A Carolina Hurricanes blog with occasional news about the rest of the NHL.

Monday, December 12, 2005

tonight we're gonna party like it's 1999!!

Since I wrote a tiny blurb about the Sedin twins the other day, and I'd always wondered how Vancouver got the #2 AND #3 overall picks (which they used to take the Sedins) in the 1999 draft, I did a little bit of research.

The 1999 NHL Draft was a bit wacky with lots of trades so that Vancouver could arrange to pick the twins together. I think the entire world was all freaked out about the turn of the millennium, or the apocalypse, because there were wacky drafts in the NFL and NBA that year too. I'll try to recap as clearly as possible.

I'm not aware of any blockbuster trades or any draft day maneuvering, but there was definitely some weird stuff. For the first time, maybe ever, there was no player from the University of North Carolina selected in the first round. Four players from Duke were selected with the first 14 picks, including three underclassmen. Never before had a player left Duke early, but three left that year.

  • Elton Brand (Sophomore) was selected with the first pick by Chicago
  • Trajan Langdon (graduate) was selected with the eleventh pick by Cleveland
  • Corey Maggette (Freshman) was selected with the thirteenth pick by Seattle
  • William Avery (Sophomore) was selected with the fourteenth pick by Minnesota

  • Actually, there was some drama with the Magette pick. The Sonics turned around and traded his rights, plus Dale Ellis, Billy Owens, and Don ("Miss American Pie") MacLean to Orlando in exchange for Horace Grant and two future draft picks.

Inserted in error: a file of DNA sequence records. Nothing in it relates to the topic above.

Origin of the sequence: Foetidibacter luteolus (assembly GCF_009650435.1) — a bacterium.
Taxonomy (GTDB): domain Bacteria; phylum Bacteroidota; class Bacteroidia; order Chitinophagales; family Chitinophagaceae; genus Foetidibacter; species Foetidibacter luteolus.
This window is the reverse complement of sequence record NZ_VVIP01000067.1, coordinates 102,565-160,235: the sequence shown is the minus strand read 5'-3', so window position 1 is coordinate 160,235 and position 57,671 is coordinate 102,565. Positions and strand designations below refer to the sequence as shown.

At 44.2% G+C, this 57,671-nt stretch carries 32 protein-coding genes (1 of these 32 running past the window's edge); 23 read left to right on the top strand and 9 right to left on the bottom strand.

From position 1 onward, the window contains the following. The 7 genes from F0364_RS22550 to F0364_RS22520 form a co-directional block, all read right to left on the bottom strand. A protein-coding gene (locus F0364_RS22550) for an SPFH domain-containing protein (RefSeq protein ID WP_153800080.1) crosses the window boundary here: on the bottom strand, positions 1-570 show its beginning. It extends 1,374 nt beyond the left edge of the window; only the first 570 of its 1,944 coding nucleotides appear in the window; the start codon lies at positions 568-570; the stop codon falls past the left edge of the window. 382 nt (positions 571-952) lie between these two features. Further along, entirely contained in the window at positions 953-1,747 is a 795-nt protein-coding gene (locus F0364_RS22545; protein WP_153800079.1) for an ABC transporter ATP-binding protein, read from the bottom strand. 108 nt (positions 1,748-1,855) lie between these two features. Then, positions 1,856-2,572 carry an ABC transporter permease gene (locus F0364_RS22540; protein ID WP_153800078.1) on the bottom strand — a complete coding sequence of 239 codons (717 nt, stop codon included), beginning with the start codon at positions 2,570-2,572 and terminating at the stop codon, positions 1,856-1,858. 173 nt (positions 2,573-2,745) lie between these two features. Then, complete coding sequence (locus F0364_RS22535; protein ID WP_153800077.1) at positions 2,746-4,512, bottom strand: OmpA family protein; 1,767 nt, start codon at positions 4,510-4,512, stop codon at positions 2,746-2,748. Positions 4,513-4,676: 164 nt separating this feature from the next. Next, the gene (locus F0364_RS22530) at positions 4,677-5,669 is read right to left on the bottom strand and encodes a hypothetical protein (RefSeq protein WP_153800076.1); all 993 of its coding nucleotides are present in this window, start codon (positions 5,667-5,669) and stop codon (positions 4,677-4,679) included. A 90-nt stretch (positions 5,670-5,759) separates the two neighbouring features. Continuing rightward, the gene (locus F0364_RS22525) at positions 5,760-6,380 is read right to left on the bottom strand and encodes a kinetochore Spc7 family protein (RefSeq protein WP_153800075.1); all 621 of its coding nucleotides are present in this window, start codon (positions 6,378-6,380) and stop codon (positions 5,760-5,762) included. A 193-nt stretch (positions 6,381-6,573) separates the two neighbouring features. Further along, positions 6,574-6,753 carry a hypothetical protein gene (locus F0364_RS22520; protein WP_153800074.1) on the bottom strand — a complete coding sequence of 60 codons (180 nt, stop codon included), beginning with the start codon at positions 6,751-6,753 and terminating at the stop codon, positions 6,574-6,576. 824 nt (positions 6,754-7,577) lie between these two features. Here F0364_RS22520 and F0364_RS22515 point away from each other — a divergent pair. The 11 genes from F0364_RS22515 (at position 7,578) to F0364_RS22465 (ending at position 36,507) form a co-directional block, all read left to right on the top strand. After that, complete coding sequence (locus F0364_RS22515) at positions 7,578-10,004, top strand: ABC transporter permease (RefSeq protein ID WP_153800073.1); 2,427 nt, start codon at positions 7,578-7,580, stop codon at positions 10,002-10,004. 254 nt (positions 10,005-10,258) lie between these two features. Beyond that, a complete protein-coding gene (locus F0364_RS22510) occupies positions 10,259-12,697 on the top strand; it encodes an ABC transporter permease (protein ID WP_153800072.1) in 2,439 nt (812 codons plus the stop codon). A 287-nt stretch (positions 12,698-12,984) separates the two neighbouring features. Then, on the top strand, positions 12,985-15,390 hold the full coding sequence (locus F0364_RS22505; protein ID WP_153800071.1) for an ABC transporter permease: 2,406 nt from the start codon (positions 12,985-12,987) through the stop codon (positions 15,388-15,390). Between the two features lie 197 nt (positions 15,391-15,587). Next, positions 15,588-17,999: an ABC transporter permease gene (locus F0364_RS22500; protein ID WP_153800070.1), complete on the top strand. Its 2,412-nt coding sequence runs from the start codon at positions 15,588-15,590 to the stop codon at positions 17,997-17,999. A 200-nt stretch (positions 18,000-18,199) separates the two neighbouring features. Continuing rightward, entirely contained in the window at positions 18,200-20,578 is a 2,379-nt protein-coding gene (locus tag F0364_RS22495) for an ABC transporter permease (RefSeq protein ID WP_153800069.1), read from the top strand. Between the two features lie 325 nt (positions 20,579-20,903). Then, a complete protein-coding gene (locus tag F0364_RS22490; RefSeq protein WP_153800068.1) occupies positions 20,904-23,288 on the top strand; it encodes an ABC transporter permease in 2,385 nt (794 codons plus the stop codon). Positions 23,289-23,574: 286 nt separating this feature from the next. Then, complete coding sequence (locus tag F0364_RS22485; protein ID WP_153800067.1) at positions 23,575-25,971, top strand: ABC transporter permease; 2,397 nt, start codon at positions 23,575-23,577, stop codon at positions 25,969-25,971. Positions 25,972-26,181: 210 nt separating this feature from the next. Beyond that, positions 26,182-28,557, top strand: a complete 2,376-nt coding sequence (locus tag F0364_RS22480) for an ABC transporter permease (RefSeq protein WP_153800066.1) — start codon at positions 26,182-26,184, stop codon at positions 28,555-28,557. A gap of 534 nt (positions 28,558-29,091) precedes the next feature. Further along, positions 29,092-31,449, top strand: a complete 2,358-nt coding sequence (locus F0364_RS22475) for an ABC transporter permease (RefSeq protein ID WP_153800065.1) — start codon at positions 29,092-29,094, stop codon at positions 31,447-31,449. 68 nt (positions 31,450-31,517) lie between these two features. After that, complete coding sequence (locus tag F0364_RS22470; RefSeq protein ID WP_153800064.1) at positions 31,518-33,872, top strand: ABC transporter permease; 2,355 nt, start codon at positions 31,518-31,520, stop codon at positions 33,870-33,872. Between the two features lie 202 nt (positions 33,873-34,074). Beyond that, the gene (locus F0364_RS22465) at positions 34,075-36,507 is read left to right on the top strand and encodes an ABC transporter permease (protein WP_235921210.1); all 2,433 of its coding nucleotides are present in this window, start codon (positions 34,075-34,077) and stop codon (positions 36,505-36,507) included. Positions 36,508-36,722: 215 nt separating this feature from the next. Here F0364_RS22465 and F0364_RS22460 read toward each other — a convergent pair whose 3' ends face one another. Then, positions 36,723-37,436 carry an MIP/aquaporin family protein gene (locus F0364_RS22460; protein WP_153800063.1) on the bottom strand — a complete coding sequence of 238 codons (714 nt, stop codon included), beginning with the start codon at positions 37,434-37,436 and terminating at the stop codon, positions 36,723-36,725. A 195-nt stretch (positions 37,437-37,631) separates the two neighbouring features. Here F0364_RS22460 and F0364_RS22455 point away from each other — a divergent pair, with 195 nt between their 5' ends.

The New Orleans Saints traded their first round (#12 overall), plus their next five picks AND their first two picks from the 2000 draft to the Redskins, who had the #5 overall pick. All so they could draft Ricky Williams. That one didn't quite work out.

    Brian Burke, who was then GM of the Canucks knew that the Sedins wanted to play together, and he knew that they wouldn't come to the NHL unless they could. He figured a way to make it happen. His Canucks had the third overall pick in the draft, and needed a way to get the two pick as well, as the Sedins were rated the #1 and #2 European skaters. It was very complicated, and he paid a steep price, but he made it happen. here's how it went down:
    1. Vancouver traded Bryan McCabe and a first round pick in 2000 to Chicago for the #4 overall pick
    2. Vancouver traded the newly acquired #4 pick AND the #75 and #88 picks to Tampa for the #1 overall pick
    3. Vancouver traded the newly acquired #1 pick AND a conditional second round pick in 2000 to Atlanta for the #2 overall pick.(EDIT -- and a third round pick in 2000)

    If you're following closely, you'll see that so far, three teams have had the right to the #4 pick. That saga wasn't over, though. Tampa Dealt the 4 pick to the Rangers for Dan Cloutier, Nik Sundstrum and a first and third round pick in the 2000 draft.

    All that fuss so the Sedins could play together.

    You might ask why I went to such pains to point out that the #4 pick changed hands so many times. The Rangers used that pick to select Pavel "Krispy" Brendl, who eventually landed with the Hurricanes. He was a phenom in junior hockey, and even played well in the AHL, but he never has and never will amount to anything in the NHL.


    EDC said...

    The last trade saw Vancouver trade the #1 overall pick to Atlanta for the #2 overall AND a 3rd rounder in 2000.

    Anonymous said...

    It was a poor draft. Of the top 15 picks, seven have been traded, eight aren't regulars, and the Sedins are the only ones close to impact status.


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